We visited the Brandenburger Gate the following day. The gate was constructed in 1788 and during the Cold War it stood directly along the line that divided East and West Berlin. Although the gate has a dark history, today it is actually the place of many parties and festivals.

When we arrived at the gate it was early so there were not too many people standing around, however, there were some protesters standing in front of the gate. Their signs were hard to read, but we could catch that they were speaking Spanish and talking about Mexico. We were all a little confused about the protest, but later in the day the protest played a small role in our plans.

After admiring the gate we walked through it to the other side where the Reichstag is located. Originally, we had planned on going up into the dome that sits on top of the building, but the day before we left for vacation their online site said that the dome was closed during our stay in Berlin.

We went as close as we could to the building, most of the area in front is closed off because of security reasons, and took some pictures before deciding to leave. As we were leaving I passed by some of the Reichstag employees and just for fun asked when the Reichstag would open again. To our great surprise they said that it would be opened that very same day at three. We immediately jumped on the opportunity and stood in line to get a reservation time.

Between us and the Reichstag were a number of gates and also a small building which had metal detectors and security.

Dem Deutschen Volke, meaning the German People.

Before touring the Reichstag we had enough time to walk to the Memorial to the Murdered Jews of Europe, only a short walk from the Reichstag. It was designed by  Peter Eisenman. The memorial is an entire city block full of stones, which start out beneath your feet and slowly grow taller as you move towards the center. The memorial is somewhat like a maze, because once the stones towered over my head it was hard to tell where I was. The ground was uneven and moved up and down like a wave.

After walking the memorial we visited the German Historical Museum, which houses 2,000 years of German history. Although, all that history was a little much to take in one trip, I found it really interesting to see the progression over time of an entire people. Plus, it was always exciting to see things that we had talked about in our classes in Austria.

Once we were finished we still had time for lunch so, just by coincidence we stumbled upon a popular restaurant chain called Vapiano. It is somewhere between a nice restaurant and a fast food joint. Upon entering we were handed a card, which we brought up to our counter of choice (pizza, salad, pasta or dessert) and ordered our food. Once the food was finished all we had to do was place our card on a scanner and they would punch in our order. This was a simple and easy way to get food and you don’t have to pay until after eating. It’s always a plus when the food is really delicious too.

After our October break, we discovered a Vapiano just down the street from where Ari lives and we’ve gone there quite a few times.

It was around four and finally our time to go up the Reichstag. We went a little early and were able to get through security quickly and without hassle. After that we were shuffled inside and then took the biggest elevator I’ve ever seen (it could fit 50 people) up to the roof. The glass dome was really cool to see and a work of art in itself.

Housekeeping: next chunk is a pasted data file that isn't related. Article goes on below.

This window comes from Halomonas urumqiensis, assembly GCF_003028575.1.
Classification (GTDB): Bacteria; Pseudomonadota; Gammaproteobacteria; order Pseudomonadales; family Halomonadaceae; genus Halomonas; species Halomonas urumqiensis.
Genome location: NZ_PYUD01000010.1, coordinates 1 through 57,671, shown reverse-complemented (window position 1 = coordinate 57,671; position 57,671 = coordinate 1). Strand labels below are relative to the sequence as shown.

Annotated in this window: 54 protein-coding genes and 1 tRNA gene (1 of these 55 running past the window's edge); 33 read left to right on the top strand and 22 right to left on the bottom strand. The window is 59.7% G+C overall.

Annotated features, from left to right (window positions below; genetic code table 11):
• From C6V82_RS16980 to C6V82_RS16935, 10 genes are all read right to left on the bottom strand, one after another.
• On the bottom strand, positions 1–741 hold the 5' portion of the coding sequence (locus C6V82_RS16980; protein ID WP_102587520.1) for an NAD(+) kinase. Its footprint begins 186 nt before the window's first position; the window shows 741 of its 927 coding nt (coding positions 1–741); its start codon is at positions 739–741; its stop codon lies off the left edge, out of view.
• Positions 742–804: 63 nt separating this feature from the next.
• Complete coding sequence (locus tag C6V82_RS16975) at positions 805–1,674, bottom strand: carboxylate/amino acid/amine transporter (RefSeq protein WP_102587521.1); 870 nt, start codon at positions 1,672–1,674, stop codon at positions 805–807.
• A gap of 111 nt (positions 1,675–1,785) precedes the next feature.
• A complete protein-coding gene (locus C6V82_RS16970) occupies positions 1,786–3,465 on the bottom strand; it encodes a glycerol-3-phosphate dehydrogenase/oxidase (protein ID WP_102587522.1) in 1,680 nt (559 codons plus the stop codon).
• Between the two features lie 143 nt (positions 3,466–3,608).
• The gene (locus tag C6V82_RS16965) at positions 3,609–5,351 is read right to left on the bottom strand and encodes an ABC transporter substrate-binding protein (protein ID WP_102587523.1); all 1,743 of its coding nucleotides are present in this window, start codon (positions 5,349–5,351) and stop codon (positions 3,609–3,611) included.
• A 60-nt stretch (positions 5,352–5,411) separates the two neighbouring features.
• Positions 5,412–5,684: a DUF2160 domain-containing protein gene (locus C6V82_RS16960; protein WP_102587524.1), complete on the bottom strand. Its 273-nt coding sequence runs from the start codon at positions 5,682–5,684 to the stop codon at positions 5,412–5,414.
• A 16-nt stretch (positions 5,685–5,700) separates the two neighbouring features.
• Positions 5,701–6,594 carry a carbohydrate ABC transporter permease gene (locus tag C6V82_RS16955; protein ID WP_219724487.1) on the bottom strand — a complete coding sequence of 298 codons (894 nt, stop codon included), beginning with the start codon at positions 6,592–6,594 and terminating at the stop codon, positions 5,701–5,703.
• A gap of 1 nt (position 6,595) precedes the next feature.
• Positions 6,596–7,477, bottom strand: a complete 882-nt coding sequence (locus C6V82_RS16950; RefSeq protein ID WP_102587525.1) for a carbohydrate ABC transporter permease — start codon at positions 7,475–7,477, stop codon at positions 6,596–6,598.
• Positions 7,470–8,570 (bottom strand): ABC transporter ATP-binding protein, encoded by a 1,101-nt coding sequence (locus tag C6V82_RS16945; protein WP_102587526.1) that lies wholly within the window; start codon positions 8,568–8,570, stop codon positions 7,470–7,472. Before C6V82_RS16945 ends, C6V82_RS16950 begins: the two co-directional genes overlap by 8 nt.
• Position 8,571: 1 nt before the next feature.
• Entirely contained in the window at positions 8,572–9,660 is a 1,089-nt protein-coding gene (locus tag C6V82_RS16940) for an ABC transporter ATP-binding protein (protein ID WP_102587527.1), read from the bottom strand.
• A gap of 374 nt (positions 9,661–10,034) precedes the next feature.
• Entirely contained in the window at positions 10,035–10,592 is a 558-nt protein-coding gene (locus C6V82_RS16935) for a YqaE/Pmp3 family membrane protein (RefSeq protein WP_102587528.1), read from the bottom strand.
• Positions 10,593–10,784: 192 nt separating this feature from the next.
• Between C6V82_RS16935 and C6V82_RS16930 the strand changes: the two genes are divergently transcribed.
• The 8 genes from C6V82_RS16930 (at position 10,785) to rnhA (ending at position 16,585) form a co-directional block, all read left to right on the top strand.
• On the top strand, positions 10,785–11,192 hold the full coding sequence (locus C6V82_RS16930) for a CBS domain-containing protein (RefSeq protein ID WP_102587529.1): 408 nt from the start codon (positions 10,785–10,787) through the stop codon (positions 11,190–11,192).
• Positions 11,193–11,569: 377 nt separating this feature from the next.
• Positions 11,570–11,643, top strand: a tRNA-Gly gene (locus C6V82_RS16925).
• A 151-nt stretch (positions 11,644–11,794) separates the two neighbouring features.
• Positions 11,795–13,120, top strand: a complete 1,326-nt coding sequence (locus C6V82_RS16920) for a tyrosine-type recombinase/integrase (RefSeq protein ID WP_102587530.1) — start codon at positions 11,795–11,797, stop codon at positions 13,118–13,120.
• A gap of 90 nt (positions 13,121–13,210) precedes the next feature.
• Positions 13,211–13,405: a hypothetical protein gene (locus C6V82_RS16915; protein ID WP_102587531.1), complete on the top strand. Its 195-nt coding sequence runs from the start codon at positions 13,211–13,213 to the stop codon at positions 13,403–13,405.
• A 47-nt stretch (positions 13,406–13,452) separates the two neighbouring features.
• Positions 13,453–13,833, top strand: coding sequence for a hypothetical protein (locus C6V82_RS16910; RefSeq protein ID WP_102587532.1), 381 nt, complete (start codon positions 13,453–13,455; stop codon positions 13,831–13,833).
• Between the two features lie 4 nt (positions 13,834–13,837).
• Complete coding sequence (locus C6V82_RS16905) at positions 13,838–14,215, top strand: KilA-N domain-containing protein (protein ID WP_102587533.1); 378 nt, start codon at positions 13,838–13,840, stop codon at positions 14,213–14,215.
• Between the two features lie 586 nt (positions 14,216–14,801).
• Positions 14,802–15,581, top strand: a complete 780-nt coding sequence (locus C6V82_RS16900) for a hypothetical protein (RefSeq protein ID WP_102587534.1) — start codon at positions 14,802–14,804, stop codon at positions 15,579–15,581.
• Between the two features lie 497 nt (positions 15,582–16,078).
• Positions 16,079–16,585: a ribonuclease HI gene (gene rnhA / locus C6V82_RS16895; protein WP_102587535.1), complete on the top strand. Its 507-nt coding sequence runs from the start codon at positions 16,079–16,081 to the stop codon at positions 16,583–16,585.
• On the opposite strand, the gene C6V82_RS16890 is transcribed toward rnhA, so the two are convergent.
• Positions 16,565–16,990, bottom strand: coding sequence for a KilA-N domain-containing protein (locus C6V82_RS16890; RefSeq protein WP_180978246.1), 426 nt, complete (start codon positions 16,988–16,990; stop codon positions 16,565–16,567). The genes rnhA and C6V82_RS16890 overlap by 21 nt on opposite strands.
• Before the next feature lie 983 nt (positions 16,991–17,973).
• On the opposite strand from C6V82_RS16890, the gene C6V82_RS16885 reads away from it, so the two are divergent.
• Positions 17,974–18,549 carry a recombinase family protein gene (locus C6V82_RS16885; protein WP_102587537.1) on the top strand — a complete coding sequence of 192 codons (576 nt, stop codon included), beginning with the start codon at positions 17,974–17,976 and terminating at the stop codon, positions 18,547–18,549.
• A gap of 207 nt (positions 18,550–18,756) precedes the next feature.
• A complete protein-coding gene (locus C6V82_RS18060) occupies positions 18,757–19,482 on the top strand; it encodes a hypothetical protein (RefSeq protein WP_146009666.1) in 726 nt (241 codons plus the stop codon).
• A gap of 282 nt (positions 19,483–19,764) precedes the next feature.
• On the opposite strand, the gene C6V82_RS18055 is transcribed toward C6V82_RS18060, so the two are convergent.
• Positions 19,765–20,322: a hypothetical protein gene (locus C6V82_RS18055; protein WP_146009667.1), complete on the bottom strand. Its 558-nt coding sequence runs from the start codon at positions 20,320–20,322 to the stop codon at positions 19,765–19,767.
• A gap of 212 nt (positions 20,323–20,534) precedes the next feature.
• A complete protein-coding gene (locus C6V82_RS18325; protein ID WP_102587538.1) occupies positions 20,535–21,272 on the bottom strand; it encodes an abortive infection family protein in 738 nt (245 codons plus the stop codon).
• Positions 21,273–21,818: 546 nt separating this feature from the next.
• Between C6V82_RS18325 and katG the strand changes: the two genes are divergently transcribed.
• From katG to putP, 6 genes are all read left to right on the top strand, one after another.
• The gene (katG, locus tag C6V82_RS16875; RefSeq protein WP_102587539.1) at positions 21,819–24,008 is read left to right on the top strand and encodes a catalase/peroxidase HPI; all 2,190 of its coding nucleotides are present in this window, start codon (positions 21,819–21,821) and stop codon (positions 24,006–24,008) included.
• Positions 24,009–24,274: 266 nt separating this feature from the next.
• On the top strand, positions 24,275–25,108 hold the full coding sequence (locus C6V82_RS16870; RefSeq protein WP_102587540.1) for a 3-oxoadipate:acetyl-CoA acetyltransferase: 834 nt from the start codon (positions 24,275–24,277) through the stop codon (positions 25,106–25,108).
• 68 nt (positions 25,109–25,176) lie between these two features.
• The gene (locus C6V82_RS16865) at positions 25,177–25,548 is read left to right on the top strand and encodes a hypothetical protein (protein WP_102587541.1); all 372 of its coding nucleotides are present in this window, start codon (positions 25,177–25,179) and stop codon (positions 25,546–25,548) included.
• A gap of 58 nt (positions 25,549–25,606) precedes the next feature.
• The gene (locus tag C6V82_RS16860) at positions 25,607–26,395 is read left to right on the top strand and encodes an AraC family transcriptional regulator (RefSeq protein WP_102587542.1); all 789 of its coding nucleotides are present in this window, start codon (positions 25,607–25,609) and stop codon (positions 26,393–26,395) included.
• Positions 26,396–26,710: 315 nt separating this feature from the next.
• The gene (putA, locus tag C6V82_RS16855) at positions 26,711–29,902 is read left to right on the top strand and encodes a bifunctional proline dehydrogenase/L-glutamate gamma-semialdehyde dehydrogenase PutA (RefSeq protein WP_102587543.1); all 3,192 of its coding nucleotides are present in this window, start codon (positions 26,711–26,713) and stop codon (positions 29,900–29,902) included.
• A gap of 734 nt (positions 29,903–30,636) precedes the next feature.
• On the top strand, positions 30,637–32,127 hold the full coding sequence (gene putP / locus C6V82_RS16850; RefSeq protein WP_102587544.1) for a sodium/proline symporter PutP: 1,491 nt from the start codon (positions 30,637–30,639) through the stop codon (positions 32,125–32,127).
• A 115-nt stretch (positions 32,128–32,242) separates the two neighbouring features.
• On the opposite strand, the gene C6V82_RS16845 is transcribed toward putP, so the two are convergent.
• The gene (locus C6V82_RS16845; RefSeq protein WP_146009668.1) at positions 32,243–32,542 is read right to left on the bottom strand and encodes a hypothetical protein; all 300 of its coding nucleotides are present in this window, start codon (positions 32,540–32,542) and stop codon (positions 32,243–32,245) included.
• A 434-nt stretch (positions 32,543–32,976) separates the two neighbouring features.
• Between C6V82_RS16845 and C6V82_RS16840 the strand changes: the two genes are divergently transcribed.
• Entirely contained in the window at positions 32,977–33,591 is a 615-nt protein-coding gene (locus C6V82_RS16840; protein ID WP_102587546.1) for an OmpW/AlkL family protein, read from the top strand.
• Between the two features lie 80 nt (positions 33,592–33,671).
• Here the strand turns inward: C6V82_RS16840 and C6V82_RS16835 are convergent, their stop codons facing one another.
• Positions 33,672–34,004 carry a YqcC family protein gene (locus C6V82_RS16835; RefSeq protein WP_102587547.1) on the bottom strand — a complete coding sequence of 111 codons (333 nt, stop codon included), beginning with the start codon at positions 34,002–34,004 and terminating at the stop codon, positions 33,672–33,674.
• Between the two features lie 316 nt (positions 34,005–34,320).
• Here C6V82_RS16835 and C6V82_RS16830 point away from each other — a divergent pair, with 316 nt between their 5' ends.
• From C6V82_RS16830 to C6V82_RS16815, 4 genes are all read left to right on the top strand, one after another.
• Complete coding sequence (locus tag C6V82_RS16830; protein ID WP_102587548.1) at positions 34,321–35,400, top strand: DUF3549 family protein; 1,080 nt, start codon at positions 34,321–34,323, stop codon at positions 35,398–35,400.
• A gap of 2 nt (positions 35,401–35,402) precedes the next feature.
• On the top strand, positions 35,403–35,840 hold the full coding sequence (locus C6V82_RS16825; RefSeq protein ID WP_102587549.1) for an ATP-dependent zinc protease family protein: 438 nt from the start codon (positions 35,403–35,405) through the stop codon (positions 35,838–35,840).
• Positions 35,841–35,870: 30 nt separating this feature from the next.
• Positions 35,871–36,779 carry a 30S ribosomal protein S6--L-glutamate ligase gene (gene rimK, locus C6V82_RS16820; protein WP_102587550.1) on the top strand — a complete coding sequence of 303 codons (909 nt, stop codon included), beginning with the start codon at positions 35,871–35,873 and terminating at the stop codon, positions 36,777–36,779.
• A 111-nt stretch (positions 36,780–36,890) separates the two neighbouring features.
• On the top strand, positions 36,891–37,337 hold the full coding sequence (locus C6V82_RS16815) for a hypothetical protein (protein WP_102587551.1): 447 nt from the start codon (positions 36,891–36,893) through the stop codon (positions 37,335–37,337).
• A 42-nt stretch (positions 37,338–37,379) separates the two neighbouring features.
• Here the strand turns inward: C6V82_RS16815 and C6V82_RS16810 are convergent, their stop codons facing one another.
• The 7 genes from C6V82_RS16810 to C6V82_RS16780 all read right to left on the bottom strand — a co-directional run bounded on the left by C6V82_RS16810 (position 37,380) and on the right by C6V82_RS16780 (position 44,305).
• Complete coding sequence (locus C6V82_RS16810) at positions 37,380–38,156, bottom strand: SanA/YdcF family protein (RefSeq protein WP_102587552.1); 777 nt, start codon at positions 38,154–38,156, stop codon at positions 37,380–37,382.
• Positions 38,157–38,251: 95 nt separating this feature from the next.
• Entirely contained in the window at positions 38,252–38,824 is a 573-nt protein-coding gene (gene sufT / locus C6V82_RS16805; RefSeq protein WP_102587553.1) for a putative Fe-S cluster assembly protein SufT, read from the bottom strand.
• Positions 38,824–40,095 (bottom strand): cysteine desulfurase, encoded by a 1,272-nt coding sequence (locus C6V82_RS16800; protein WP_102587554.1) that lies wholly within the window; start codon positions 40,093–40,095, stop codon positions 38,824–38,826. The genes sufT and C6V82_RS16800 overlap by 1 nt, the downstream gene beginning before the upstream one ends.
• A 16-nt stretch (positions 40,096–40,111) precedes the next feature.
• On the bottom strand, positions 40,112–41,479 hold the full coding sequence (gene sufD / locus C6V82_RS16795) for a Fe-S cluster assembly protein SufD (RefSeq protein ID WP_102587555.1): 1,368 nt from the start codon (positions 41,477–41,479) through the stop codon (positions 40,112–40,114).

Inside the dome the platforms circled around, sloping upwards until they reached the top where there is an opening in the roof and a place for people to sit.

The center support was covered in mirrors.

After a nice wander up the Reichstag we headed to Museum Insel (Island) to try to fit in one last museum. I had really wanted to go to the Pergamonmuseum, which holds the Pergamon Altar, but Ari wanted to go to the Neues Museum, so we decided to split up. However, when I reach the Pergamon it was already closing. Disappointing as it was I still wanted to do something on our last night, so I followed Ari and Addison to the Neues Museum.

We bought our tickets at a little booth about a block away from the museum and then made our way over. We were walking towards the museum, when suddenly a policeman told us that we couldn’t walk towards the museum and we would have to go around. We were all really confused and so we made a wide arch around the many police cars and officers. It was then that we realized that the Neues Museum that was closed. There were police everywhere and they wouldn’t let anyone walk towards the museum.

About fifteen minutes passed when suddenly we saw some movement at the doors to the museum. There were a number of people running around with umbrellas and a few of the cars had driven up to the doors. Eventually, a couple came out of the museum and they stopped to take some pictures and then were ushered into the car. Once the car was out of sight we were allowed to enter the museum.

We asked an employee behind the desk who the visitors were and he said it was the future president of Mexico. Finally we had an explanation for the protesters!

The Neues Museum has a really great exhibit on the Egyptians and their prize possession is the bust of Nefertiti. It was really beautifully sculpted and I learned that it was actually used as a model for other busts. One of her eyes is even fake so that it could be used to teach students how to set the eyes.

Tired from a day full of museums we sloshed back towards our hostel in the rain. We were all sad about leaving Berlin so early. We kept on saying, “if only we had one more day!”

Finally, I looked at Ari and Addison and said, “do you just want to stay another day?”

It didn’t take very long for us to start planning the many things we would do with an extra day.

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